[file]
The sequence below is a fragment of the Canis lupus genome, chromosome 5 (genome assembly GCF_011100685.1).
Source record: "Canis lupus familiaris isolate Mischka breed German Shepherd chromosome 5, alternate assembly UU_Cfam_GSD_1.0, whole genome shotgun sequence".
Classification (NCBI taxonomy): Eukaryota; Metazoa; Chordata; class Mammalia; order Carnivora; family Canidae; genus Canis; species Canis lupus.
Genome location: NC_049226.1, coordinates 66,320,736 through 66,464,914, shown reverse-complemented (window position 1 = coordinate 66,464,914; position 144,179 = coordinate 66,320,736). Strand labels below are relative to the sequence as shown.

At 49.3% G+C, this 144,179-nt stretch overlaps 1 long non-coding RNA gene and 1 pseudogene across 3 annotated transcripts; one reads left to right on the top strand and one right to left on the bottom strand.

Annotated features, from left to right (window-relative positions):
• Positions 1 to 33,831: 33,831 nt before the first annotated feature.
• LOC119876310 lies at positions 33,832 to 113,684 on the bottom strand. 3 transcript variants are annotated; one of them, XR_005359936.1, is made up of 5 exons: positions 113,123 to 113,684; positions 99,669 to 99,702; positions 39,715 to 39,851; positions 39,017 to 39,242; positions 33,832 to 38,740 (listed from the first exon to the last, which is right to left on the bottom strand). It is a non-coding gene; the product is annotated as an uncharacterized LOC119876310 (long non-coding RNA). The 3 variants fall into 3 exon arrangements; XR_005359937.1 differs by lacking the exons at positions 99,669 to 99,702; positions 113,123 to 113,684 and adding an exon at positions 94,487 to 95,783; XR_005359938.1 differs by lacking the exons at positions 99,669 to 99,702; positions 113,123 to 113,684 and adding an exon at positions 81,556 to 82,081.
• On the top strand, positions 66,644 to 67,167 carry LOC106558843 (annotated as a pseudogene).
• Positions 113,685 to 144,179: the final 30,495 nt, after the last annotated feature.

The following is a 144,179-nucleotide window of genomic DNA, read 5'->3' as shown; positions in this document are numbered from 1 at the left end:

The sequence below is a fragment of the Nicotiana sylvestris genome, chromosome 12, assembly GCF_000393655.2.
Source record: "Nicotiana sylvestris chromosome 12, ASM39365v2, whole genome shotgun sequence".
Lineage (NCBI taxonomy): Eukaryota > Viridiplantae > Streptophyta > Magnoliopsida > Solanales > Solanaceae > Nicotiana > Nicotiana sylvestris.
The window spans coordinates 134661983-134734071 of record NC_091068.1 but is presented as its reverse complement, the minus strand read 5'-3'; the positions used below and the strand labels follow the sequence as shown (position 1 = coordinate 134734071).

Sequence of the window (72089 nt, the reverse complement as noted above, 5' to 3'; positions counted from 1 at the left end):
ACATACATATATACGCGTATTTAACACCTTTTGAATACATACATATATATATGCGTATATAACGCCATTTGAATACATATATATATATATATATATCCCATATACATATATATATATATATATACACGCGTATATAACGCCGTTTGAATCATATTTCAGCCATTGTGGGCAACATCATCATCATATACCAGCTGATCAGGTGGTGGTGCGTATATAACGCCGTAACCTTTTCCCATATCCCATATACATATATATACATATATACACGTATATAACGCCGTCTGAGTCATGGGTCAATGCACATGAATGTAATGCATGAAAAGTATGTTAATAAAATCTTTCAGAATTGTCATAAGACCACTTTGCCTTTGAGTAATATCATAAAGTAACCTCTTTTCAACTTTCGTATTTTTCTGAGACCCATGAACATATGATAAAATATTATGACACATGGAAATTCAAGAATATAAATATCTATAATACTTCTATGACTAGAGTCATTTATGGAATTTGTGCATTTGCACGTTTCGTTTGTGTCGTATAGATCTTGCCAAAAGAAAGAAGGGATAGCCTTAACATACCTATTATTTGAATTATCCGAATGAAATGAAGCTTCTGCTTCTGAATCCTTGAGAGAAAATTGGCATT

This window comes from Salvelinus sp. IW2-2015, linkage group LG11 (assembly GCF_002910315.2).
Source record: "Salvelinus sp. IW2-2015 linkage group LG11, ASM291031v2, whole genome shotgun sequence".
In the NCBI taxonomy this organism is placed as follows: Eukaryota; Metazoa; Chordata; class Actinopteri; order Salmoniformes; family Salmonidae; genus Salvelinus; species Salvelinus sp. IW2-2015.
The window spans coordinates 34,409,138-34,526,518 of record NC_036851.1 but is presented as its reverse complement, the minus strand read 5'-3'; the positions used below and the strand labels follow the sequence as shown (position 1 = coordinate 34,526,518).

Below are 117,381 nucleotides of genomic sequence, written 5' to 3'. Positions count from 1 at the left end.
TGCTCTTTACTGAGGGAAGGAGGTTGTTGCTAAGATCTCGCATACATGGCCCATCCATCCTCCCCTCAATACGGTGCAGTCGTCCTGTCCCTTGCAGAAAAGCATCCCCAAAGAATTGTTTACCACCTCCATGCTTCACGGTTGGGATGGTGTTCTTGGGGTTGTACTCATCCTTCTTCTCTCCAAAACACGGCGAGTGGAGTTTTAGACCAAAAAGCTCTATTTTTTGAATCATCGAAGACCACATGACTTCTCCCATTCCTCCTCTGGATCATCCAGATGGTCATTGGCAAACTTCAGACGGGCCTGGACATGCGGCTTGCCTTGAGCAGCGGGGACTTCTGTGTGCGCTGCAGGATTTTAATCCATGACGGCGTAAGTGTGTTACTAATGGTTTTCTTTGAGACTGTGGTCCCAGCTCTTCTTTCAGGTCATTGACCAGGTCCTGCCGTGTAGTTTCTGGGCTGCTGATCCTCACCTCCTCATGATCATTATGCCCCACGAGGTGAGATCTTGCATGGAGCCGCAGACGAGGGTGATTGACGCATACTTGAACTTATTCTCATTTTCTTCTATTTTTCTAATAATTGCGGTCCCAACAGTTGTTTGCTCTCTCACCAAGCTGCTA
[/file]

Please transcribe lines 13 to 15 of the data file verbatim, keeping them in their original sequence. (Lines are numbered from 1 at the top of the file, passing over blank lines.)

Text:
Source record: "Nicotiana sylvestris chromosome 12, ASM39365v2, whole genome shotgun sequence".
Lineage (NCBI taxonomy): Eukaryota > Viridiplantae > Streptophyta > Magnoliopsida > Solanales > Solanaceae > Nicotiana > Nicotiana sylvestris.
The window spans coordinates 134661983-134734071 of record NC_091068.1 but is presented as its reverse complement, the minus strand read 5'-3'; the positions used below and the strand labels follow the sequence as shown (position 1 = coordinate 134734071).